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Interviews: Brandon Sanderson's Blog: #1





Nov 7th, 2009




  • 1

    Brandon Sanderson

    If you didn't hear the news, we got a call on Wednesday informing us that The Gathering Storm had hit the number one spot on the New York Times hardcover Best Seller list. This was accompanied by hitting number one on the independent bookseller's list and being the bestselling hardcover fiction book at Barnes & Noble and at Borders. (And at the last one, I believe, we were the overall #1 book regardless of genre, which is impressive.) We did, in fact, knock Dan Brown out of the #1 spot—by a wide margin.

    How do I feel? Relieved. When I first began this project, my largest fear by far was that I would disappoint the fans. As I have stated before, I consider this your book and not mine. That doesn't mean I'm writing it to please the fans specifically—I'm writing these novels to be the best blasted books that they can be, narratively, structurally, and characterizationally. (Is that a word?) My goal is not to produce fan moments, per se, but to produce the best story possible, if that distinction makes any sense.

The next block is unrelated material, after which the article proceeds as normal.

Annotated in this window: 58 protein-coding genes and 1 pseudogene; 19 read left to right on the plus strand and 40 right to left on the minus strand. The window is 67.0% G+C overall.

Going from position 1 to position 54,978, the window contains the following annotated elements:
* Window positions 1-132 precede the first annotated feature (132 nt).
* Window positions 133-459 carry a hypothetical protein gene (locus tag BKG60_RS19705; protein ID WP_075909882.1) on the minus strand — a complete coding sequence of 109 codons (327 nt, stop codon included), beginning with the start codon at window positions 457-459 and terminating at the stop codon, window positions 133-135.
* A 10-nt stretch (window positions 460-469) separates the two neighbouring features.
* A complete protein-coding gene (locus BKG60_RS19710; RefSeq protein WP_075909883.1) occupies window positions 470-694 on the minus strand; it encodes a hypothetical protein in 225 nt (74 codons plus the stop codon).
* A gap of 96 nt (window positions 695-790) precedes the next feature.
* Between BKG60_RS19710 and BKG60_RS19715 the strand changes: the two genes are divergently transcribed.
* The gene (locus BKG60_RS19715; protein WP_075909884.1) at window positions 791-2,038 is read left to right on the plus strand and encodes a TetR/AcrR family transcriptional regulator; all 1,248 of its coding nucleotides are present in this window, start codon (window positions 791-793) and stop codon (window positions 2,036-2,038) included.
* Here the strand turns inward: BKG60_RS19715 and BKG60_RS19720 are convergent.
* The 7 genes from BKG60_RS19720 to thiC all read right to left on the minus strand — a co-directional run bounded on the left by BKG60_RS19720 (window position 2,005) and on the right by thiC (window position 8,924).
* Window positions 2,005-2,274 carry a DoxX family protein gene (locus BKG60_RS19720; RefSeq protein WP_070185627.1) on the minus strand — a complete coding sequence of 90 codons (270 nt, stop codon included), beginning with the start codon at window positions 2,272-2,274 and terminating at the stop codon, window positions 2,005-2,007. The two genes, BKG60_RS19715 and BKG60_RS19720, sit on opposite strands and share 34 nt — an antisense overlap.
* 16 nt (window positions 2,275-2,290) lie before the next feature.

Either way, the last four Wheel of Time books had all hit #1, and I worried a lot that it would be on my watch where we failed to do so. It is a testament to the beloved nature of the series, mixed with the ardor of the readers, that we have weathered a change in authors without a dip. We actually outsold Knife of Dreams' first week, which is amazing.

    The thing is, I don't feel I can take much—if any—credit for this. The reason this book turned out as well as it did (and thank you all for your kind emails, posts, and reviews) was because of the work Robert Jordan did before he passed away. He literally lay on his deathbead dictating scenes for you, too weak to write. He loved his readers dearly, and those of you lucky enough to meet him know that he was a truly kind and generous man.

    Beyond that, the strength of this book is directly tied to the excellent storytelling that came before it. It doesn't take much experience with construction to realize that the foundation of a building is far more important—structurally—than the roof. Robert Jordan's skill with worldbuilding, characterization, and plotting was amazing. Working on these books has only increased my respect for his abilities.

    None of you ran out to get the book because of me. My job was, and continues to be, to stay out of the way and let you enjoy the story that Robert Jordan wanted you to have. I am honored and humbled that so many of you have enjoyed the book. Thank you for what you have done in giving me a chance to prove myself to you.

    Somewhere, Robert Jordan is smiling.